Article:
This is a typical example; click here for the full catalog. This style is strongly associated with tapestries of the first half of the 16th century.
This style may be more common than the examples here indicate. In cases where the attachment method is hidden behind the pouch, it is probably to a separate belt.
scenes of childhood/annunciation
The Noble Pastoral
Hardouyn Book of Hours
In several sources, objects are visible at the bottom of a pouch and appear to be attached either to the bottom edge of the pouch or to a belt lying hidden under the pouch. The majority of these fall in the same period as the ring-attachments, but occur in manuscripts rather than tapestries. Click here for full catalog.
Hours of Henry VIII
When attached objects occur, there are some common repeating patterns, while others occur rarely, and many are difficult or impossible to identify as to their specific nature. For the more common objects, the full catalog is on a separate page, and only a type example is shown here.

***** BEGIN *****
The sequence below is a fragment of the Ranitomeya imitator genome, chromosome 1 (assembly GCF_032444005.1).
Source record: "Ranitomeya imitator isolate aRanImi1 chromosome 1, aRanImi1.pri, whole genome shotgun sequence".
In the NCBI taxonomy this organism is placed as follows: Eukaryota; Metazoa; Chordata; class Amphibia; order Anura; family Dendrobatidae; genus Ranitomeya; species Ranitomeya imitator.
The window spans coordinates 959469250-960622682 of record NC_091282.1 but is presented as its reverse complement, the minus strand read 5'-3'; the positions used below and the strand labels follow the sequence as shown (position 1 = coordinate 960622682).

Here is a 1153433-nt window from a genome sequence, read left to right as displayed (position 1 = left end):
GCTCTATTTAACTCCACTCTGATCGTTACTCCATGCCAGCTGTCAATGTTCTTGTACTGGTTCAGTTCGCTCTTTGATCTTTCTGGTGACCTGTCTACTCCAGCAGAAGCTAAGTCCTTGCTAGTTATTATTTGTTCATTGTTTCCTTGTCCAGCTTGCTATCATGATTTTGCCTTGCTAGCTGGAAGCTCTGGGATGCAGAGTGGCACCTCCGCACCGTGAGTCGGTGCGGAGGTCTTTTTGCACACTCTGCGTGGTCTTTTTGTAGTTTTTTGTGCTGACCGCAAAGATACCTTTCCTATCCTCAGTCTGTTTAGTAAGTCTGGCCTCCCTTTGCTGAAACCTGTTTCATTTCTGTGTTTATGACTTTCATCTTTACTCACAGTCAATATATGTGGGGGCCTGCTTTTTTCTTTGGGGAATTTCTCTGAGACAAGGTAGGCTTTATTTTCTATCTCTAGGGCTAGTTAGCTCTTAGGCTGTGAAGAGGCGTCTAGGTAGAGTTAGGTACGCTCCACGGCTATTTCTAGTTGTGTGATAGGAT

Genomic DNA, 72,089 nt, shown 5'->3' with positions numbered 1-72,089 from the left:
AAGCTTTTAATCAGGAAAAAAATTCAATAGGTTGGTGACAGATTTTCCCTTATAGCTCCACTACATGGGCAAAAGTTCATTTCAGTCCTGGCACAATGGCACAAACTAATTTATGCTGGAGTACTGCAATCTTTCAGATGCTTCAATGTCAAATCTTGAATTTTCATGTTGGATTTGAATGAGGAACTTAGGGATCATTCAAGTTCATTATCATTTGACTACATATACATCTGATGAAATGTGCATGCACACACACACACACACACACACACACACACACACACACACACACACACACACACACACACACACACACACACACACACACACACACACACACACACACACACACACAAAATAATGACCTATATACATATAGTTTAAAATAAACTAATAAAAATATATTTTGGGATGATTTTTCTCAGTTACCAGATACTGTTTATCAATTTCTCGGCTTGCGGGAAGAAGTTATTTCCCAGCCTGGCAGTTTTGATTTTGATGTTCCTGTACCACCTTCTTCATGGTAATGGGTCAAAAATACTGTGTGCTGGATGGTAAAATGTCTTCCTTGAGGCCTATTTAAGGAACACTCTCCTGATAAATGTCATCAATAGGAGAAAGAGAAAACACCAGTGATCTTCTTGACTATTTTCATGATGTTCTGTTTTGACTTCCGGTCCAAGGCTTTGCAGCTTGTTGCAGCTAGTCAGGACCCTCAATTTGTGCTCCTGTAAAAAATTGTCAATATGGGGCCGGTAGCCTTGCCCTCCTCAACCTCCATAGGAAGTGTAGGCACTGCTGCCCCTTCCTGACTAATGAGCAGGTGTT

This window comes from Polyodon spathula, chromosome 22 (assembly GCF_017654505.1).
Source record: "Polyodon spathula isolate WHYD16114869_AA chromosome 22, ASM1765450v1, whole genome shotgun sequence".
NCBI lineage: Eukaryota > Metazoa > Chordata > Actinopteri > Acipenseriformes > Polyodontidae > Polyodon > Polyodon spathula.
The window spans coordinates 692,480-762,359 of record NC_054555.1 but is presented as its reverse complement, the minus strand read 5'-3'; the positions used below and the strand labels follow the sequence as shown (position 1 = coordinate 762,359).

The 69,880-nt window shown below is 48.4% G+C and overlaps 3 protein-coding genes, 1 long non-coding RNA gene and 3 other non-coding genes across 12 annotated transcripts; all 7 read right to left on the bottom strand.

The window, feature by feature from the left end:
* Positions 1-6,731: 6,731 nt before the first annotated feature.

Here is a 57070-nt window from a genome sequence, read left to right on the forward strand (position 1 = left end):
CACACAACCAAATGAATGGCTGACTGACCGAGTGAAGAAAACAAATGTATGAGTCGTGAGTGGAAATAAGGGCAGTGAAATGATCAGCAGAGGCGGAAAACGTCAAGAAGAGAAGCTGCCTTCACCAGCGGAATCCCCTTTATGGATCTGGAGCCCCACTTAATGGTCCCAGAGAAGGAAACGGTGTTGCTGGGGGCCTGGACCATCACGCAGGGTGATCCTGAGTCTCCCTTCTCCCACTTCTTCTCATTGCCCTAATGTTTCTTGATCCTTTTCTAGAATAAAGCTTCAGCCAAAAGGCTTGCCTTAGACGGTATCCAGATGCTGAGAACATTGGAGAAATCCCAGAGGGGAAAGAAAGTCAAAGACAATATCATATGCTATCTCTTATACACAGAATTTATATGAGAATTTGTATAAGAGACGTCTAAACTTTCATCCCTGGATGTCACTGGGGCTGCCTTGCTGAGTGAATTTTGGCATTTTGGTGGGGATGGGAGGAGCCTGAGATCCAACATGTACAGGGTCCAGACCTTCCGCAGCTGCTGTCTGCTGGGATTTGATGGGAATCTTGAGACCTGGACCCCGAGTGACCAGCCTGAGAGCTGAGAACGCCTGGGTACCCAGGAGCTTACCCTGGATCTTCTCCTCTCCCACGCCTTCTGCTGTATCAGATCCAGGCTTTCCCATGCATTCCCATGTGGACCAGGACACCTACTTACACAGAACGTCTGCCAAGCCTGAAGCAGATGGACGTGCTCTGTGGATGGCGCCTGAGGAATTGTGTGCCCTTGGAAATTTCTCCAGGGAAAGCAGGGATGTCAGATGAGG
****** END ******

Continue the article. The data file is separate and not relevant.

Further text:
Knives are the most common type of attached object, not entirely surprisingly. Among other social groups, knives may be worn in a variety of manners, but when multiple objects appear for a shepherd, the knife is typically hung in the same manner as the other objects. These tend to be relatively small knives -- the typical medieval utility knife, not anything fancy. Click here for full catalog.
There is a single example of what looks like a small pruning hook -- a crescent-shaped blade on a short handle. If I have misidentified this, then I'm not certain what it might be.
La Main Chaude
A variety of shapes and types of scissors appear, although there are relatively few examples in total. Hinged scissors with ring-looops are the most common type, both in a relatively large size and, in a relatively indistinct example, something looking like embroidery snips. There is also an example of one-piece spring shears in a medium size. (There are also examples of shepherds using this style of shears to shear sheep in the pictures, but here I include only examples attached to the person.) Click here for a full catalog.